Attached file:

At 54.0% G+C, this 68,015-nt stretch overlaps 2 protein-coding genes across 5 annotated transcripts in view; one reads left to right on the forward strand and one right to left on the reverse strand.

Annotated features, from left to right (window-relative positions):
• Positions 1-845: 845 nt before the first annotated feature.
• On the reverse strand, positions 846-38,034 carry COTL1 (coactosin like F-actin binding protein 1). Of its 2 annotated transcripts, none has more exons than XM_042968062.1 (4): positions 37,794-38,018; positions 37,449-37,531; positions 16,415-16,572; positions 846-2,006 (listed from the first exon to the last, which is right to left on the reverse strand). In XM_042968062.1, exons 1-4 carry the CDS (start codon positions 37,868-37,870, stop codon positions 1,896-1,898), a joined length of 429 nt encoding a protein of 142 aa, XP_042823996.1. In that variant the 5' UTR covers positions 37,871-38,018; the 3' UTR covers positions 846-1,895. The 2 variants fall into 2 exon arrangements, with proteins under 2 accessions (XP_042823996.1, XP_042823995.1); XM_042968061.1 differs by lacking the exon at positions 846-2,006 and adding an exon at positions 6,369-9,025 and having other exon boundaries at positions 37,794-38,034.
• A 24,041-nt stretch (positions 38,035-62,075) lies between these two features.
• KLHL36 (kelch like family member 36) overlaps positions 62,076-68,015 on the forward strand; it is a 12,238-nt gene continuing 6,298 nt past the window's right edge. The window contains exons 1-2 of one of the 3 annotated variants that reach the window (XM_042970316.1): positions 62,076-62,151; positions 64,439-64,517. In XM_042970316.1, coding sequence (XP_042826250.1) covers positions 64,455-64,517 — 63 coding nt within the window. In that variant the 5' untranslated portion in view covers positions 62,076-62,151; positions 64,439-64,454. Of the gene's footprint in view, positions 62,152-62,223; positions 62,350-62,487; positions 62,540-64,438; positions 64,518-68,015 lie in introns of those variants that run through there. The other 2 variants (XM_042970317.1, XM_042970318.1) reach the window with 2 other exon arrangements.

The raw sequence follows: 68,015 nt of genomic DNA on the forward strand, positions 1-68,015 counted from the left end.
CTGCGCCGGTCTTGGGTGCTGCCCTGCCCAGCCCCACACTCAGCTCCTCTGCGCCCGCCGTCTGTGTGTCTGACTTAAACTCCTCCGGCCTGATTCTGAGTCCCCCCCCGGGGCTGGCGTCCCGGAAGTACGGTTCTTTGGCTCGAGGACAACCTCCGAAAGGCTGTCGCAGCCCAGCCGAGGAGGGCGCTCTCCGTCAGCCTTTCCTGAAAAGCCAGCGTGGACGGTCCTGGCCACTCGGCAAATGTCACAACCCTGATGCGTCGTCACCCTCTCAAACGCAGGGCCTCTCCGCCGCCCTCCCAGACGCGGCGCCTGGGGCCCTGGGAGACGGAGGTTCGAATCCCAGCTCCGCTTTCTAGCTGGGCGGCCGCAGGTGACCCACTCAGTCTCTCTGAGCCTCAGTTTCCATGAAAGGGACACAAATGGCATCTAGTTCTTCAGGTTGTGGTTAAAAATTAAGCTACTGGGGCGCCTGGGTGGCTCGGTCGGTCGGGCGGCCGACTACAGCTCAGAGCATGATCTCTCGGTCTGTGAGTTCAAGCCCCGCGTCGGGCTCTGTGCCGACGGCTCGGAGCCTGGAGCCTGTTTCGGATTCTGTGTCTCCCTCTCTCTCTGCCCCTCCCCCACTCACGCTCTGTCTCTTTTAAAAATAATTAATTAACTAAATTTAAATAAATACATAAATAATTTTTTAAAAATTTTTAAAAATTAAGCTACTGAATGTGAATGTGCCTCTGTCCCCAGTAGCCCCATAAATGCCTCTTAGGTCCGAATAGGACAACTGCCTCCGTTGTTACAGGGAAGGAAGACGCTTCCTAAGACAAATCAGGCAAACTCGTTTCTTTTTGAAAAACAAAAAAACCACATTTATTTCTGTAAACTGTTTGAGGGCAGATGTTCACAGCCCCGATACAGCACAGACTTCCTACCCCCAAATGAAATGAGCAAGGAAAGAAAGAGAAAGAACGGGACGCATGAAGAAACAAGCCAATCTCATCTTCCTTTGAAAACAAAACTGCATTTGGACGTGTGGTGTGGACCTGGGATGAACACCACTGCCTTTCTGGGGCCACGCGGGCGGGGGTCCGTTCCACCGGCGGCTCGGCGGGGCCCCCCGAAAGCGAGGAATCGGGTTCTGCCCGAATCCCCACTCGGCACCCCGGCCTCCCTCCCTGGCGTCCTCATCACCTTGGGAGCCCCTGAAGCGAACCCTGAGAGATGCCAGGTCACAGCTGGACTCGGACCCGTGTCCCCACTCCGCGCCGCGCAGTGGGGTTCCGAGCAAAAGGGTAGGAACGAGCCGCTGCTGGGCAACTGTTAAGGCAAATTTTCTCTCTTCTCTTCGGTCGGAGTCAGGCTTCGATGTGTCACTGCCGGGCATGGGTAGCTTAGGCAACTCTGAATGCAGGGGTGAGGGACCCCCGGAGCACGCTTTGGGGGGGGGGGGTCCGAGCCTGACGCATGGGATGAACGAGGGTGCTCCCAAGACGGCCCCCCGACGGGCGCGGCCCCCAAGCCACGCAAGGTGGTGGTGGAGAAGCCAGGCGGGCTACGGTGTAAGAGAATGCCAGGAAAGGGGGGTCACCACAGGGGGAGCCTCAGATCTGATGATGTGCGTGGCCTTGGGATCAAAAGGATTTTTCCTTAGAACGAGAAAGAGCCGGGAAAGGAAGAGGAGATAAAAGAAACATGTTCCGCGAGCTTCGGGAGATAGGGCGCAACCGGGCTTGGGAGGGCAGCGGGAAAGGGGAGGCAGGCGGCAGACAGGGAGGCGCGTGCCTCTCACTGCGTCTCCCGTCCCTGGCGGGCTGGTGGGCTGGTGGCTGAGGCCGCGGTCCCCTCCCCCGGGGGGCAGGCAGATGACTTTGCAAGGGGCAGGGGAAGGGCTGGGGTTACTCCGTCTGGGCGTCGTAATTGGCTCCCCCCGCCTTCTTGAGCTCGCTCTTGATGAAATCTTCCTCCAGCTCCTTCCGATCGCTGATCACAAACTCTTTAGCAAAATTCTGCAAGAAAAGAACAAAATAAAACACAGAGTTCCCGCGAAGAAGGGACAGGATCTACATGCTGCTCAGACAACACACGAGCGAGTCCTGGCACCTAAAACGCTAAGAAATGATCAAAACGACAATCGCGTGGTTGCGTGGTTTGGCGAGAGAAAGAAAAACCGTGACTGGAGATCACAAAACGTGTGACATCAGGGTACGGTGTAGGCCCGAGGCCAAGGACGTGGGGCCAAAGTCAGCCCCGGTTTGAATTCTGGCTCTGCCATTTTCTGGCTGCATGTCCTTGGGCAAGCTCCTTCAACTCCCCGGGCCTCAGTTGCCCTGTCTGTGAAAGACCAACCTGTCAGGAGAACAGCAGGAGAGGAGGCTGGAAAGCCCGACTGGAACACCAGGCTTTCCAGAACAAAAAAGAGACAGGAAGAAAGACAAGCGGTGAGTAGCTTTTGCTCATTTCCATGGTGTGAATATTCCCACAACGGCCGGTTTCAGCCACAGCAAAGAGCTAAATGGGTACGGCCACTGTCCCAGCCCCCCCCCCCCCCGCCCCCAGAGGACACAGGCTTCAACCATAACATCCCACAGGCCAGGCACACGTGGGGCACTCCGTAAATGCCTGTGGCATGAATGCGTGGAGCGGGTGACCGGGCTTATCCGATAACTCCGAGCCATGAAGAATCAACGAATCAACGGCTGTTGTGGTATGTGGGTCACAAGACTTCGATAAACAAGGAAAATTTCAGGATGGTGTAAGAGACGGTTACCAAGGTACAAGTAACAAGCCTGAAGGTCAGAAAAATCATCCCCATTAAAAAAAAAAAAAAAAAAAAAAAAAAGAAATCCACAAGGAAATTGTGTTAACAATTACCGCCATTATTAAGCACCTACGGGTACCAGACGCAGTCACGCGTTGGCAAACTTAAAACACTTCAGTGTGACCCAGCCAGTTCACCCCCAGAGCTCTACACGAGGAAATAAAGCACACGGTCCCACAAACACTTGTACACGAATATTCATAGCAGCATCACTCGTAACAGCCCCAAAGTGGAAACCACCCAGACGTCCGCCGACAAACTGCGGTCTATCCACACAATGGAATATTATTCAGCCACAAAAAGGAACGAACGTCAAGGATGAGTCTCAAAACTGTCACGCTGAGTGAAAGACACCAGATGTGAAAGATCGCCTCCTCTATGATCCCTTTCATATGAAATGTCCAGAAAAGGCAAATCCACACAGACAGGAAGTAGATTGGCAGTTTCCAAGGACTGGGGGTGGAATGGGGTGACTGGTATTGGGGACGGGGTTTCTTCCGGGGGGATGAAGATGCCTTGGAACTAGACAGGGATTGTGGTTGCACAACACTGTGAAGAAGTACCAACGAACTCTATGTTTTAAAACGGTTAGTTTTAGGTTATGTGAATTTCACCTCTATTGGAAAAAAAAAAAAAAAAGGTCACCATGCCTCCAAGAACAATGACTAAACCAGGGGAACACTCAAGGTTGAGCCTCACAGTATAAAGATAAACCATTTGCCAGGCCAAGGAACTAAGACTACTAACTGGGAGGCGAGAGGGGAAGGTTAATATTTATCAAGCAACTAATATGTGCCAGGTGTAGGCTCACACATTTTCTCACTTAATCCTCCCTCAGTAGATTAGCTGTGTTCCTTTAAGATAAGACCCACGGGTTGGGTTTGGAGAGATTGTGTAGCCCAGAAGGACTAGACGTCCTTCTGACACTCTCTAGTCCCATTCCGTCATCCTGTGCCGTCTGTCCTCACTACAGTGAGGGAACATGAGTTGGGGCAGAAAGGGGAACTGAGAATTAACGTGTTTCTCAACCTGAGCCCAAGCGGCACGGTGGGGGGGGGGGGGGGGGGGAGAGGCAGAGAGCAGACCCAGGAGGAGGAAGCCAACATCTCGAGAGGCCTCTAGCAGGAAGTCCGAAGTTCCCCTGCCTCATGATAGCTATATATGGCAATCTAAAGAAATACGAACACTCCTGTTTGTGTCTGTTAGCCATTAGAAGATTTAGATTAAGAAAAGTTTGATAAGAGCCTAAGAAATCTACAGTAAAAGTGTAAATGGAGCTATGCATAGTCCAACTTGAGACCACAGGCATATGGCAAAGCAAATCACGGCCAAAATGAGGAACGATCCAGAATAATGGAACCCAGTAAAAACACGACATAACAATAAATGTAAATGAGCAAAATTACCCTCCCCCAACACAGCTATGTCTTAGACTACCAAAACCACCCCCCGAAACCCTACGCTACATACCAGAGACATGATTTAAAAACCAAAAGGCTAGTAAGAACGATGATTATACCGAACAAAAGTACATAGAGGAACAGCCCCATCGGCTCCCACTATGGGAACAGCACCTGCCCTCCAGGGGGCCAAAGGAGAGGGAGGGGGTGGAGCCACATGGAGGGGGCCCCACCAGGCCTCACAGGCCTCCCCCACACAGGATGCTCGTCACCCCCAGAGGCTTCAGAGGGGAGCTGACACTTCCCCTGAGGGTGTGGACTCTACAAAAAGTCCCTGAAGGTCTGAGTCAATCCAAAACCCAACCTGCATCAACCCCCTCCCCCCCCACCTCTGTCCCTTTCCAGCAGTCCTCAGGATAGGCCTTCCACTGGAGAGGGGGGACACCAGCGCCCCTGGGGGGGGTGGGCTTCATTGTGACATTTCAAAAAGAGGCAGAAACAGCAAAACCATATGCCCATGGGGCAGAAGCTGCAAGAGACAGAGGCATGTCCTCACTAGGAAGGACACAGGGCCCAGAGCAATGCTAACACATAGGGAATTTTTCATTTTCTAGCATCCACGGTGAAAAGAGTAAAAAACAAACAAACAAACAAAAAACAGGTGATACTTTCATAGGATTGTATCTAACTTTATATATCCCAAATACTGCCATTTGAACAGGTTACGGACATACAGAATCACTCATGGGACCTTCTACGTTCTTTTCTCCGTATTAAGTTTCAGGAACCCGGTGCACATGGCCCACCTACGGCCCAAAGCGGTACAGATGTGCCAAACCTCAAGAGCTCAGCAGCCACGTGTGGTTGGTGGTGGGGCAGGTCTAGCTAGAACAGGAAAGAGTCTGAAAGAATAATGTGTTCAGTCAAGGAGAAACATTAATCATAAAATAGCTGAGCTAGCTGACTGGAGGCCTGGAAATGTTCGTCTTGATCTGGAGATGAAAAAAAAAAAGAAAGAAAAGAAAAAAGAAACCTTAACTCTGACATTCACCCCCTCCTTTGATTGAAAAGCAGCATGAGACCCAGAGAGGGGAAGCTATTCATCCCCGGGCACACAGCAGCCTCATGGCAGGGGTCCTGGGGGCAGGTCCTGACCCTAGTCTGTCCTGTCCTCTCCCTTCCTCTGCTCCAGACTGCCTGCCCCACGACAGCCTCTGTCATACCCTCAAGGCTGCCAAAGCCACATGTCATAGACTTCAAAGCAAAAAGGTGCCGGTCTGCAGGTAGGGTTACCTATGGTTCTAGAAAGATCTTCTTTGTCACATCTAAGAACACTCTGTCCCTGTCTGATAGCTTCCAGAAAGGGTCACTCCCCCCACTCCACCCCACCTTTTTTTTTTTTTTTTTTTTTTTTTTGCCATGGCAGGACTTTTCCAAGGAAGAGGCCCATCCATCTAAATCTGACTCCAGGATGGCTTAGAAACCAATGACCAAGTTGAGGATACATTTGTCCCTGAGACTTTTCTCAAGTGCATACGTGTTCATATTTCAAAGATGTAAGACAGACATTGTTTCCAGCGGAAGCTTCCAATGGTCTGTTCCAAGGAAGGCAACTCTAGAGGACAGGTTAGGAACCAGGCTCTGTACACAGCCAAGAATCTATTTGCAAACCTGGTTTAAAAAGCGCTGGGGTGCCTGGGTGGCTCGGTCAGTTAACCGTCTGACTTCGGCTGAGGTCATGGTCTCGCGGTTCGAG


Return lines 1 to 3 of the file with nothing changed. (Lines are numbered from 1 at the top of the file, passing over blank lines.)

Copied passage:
At 54.0% G+C, this 68,015-nt stretch overlaps 2 protein-coding genes across 5 annotated transcripts in view; one reads left to right on the forward strand and one right to left on the reverse strand.

Annotated features, from left to right (window-relative positions):
• Positions 1-845: 845 nt before the first annotated feature.